image via (cc) flickr user thenationalguard

…Okay, so it’s no ordinary pill. In fact, Cap Check’s capsule is much more akin to a tiny x-ray machine than your average aspirin. Once it’s swallowed, the high-tech pill travels into the patient’s colon (as most things that are swallowed eventually do), where it is able to scan the interior of the organ, and transmit that data to a dermal patch the patient wears on their torso. Once the pill has (ahem) completed its journey, a patient just lets nature take its course. The patch, meanwhile, has all the data from the pill’s scan, which can then be handed over to a doctor, who can now examine a 3-D rendered model of the colon’s interior.

As creator Yoav Kimchy explained to Quartz, the edible x-ray machine is advantageous not only for being a significantly less intense experience for the patient (radiation-wise, it’s around the same level as a standard chest x-ray), but also because it affords physicians an inside-out, unobstructed view of what’s happening on the interior of the colon, without any “murky water” to contend with. What’s more, Kimchy estimates the procedure will be less expensive than a traditional colonoscopy, as well.

The pill-and-patch combo is currently in the midst of European clinical trials and, barring any unexpected problems, should begin testing with the U.S. Food and Drug Administration in around a year and a half from now. In the meantime, the technology behind the micro-scanners continues to progress. So while Cap Check’s pill is designed specifically to detect signs of colon cancer, perhaps some day we’ll be popping pills for *all* our x-ray needs.

Watch the video. URL:https://youtu.be/cnoWyWWnkrE

Scientists find early warning signs of several cancers in smokers’ cheeks .


By studying the genetic changes undergone by women who smoke, scientists in the UK have figured out how to detect several types of cancer around the body with almost perfect sensitivity, just by analysing a person’s cheek cells.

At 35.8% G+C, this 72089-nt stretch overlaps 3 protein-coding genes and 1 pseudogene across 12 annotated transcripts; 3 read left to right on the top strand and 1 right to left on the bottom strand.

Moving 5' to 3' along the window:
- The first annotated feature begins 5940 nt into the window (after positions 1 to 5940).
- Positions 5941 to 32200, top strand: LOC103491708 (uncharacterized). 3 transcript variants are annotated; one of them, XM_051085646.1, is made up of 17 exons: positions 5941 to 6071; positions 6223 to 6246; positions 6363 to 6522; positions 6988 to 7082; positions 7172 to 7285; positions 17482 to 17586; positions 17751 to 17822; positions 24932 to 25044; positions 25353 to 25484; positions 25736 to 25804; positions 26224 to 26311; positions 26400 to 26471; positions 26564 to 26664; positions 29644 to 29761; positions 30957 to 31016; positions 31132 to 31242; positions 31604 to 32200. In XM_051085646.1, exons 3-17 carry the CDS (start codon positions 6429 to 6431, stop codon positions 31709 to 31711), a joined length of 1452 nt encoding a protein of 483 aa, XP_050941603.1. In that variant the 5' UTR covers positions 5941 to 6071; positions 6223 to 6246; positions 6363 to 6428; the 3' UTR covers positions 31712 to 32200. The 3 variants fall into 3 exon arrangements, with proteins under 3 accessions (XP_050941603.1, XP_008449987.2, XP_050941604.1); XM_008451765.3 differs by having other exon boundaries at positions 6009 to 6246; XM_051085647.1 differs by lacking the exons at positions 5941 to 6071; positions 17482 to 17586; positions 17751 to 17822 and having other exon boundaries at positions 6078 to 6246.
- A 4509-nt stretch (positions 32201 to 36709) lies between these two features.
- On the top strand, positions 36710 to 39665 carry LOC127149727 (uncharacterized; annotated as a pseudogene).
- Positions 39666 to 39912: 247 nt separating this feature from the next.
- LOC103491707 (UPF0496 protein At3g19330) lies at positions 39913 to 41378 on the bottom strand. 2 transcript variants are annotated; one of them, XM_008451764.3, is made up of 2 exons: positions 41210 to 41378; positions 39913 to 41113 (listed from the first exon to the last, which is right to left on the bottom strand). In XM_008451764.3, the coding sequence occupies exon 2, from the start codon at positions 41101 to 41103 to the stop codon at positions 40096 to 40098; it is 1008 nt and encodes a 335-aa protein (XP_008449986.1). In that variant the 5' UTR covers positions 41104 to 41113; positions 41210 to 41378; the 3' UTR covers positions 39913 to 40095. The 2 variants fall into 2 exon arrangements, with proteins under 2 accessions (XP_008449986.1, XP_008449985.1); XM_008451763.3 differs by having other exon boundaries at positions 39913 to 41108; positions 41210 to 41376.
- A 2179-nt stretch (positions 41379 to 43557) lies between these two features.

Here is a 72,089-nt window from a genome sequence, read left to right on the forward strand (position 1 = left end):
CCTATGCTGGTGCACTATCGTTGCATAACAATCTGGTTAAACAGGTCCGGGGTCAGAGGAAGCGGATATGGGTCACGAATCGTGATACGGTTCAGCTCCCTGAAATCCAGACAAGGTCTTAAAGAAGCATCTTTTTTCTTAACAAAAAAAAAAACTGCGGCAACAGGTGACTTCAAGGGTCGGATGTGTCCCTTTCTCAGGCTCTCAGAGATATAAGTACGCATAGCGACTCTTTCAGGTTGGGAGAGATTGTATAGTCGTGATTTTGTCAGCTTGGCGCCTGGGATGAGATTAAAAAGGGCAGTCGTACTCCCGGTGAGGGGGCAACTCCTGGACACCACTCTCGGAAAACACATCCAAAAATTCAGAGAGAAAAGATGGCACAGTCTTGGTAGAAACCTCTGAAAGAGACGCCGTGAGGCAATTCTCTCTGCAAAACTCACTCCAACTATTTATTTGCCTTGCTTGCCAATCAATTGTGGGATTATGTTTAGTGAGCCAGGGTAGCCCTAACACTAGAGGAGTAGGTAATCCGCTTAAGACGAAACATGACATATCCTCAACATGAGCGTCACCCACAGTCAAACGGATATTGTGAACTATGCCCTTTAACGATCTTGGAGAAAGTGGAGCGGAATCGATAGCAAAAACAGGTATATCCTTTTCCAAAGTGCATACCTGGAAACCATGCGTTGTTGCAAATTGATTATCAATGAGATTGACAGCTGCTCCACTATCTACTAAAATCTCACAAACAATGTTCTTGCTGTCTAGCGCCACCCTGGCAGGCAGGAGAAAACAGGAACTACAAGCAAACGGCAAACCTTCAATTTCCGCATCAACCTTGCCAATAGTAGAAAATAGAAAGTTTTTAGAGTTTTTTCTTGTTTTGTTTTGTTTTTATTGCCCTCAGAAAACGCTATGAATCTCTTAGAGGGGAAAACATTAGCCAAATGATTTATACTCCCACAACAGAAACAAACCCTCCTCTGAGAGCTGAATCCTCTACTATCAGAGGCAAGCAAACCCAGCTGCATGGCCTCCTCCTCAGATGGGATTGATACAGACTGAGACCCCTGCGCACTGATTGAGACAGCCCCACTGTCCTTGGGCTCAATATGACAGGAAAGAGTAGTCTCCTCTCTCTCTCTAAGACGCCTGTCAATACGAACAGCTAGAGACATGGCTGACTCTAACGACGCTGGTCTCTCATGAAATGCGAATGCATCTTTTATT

The team wanted to investigate how epigenetic changes – changes to a person’s DNA that switch genes on and off, caused by environmental factors such as exposure to cigarette smoke – can be identified early on in epithelial cancers, which encompass 80 to 90 percent of all known cancer types. They say that easily accessible cheek cells could make detecting the early warning signs of well-hidden cancers like ovary, breast and endometrial much simpler in the future.
“Our work shows that smoking has a major impact on the epigenome of normal cells that are directly exposed to the carcinogen,” lead researcher Andrew Teschendorff, from the University College London Cancer Institute, said in a press release. “Of particular significance is that these epigenetic changes are also seen in both smoking-related and non-smoking related cancers, pointing towards a universal cancer program. This research gets us closer to understanding the very first steps in carcinogenesis and in future may provide us with much-needed tests for risk prediction and early detection.”

Teschendorff and his team looked at the epigenetic changes that were occurring in cheek – or buccal – samples taken from 790 women all born in 1946. They found that those who smoked were more likely to display alterations in their epigenomes that were associated with several types of cancers, even those that are not usually linked to smoking. Through their analysis, they were able to come up with an epigenetic ‘signature’ for smoking.